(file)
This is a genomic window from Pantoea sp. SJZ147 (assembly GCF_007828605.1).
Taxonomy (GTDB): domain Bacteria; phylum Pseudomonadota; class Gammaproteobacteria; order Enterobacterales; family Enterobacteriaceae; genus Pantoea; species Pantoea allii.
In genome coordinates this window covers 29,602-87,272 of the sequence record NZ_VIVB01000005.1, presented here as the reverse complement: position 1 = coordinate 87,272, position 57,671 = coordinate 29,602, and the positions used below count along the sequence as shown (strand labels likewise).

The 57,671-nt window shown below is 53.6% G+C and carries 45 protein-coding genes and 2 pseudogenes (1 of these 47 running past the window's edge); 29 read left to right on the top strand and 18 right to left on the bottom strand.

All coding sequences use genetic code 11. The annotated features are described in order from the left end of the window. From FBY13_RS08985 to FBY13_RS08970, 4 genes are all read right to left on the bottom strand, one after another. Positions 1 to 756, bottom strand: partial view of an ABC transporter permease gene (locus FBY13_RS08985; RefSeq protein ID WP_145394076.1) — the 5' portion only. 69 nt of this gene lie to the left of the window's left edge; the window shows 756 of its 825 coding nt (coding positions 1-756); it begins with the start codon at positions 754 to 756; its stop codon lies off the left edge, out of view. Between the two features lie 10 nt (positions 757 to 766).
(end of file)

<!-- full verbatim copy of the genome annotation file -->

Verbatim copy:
This is a genomic window from Pantoea sp. SJZ147 (assembly GCF_007828605.1).
Taxonomy (GTDB): domain Bacteria; phylum Pseudomonadota; class Gammaproteobacteria; order Enterobacterales; family Enterobacteriaceae; genus Pantoea; species Pantoea allii.
In genome coordinates this window covers 29,602-87,272 of the sequence record NZ_VIVB01000005.1, presented here as the reverse complement: position 1 = coordinate 87,272, position 57,671 = coordinate 29,602, and the positions used below count along the sequence as shown (strand labels likewise).

The 57,671-nt window shown below is 53.6% G+C and carries 45 protein-coding genes and 2 pseudogenes (1 of these 47 running past the window's edge); 29 read left to right on the top strand and 18 right to left on the bottom strand.

All coding sequences use genetic code 11. The annotated features are described in order from the left end of the window. From FBY13_RS08985 to FBY13_RS08970, 4 genes are all read right to left on the bottom strand, one after another. Positions 1 to 756, bottom strand: partial view of an ABC transporter permease gene (locus FBY13_RS08985; RefSeq protein ID WP_145394076.1) — the 5' portion only. 69 nt of this gene lie to the left of the window's left edge; the window shows 756 of its 825 coding nt (coding positions 1-756); it begins with the start codon at positions 754 to 756; its stop codon lies off the left edge, out of view. Between the two features lie 10 nt (positions 757 to 766).